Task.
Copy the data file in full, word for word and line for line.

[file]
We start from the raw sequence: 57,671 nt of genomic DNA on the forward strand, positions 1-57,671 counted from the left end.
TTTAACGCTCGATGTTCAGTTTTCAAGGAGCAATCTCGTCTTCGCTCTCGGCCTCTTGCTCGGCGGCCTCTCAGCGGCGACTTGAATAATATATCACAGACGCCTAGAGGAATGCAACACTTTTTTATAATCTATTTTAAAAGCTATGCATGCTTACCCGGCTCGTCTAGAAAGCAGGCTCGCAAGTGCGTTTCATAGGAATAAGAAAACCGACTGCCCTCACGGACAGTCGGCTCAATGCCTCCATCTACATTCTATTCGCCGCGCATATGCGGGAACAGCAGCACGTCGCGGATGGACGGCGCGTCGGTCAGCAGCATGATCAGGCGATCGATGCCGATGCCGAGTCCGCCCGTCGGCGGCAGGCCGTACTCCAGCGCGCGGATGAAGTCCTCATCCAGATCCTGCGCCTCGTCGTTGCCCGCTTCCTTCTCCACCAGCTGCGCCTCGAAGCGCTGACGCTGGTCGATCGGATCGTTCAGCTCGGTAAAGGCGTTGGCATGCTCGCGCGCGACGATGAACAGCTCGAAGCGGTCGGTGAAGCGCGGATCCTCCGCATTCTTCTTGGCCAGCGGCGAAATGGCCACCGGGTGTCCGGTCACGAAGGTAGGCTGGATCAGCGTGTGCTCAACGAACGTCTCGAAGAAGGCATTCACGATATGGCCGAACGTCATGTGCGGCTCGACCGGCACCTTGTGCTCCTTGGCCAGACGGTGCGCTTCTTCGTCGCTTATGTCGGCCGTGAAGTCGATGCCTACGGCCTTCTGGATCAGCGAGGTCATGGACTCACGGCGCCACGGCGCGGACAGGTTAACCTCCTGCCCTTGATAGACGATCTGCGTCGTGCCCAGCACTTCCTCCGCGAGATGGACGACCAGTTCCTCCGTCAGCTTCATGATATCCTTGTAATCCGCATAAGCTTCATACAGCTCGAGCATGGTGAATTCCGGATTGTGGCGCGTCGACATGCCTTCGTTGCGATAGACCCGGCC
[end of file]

We start from the raw sequence: 57,671 nt of genomic DNA on the forward strand, positions 1-57,671 counted from the left end.
TTTAACGCTCGATGTTCAGTTTTCAAGGAGCAATCTCGTCTTCGCTCTCGGCCTCTTGCTCGGCGGCCTCTCAGCGGCGACTTGAATAATATATCACAGACGCCTAGAGGAATGCAACACTTTTTTATAATCTATTTTAAAAGCTATGCATGCTTACCCGGCTCGTCTAGAAAGCAGGCTCGCAAGTGCGTTTCATAGGAATAAGAAAACCGACTGCCCTCACGGACAGTCGGCTCAATGCCTCCATCTACATTCTATTCGCCGCGCATATGCGGGAACAGCAGCACGTCGCGGATGGACGGCGCGTCGGTCAGCAGCATGATCAGGCGATCGATGCCGATGCCGAGTCCGCCCGTCGGCGGCAGGCCGTACTCCAGCGCGCGGATGAAGTCCTCATCCAGATCCTGCGCCTCGTCGTTGCCCGCTTCCTTCTCCACCAGCTGCGCCTCGAAGCGCTGACGCTGGTCGATCGGATCGTTCAGCTCGGTAAAGGCGTTGGCATGCTCGCGCGCGACGATGAACAGCTCGAAGCGGTCGGTGAAGCGCGGATCCTCCGCATTCTTCTTGGCCAGCGGCGAAATGGCCACCGGGTGTCCGGTCACGAAGGTAGGCTGGATCAGCGTGTGCTCAACGAACGTCTCGAAGAAGGCATTCACGATATGGCCGAACGTCATGTGCGGCTCGACCGGCACCTTGTGCTCCTTGGCCAGACGGTGCGCTTCTTCGTCGCTTATGTCGGCCGTGAAGTCGATGCCTACGGCCTTCTGGATCAGCGAGGTCATGGACTCACGGCGCCACGGCGCGGACAGGTTAACCTCCTGCCCTTGATAGACGATCTGCGTCGTGCCCAGCACTTCCTCCGCGAGATGGACGACCAGTTCCTCCGTCAGCTTCATGATATCCTTGTAATCCGCATAAGCTTCATACAGCTCGAGCATGGTGAATTCCGGATTGTGGCGCGTCGACATGCCTTCGTTGCGATAGACCCGGCC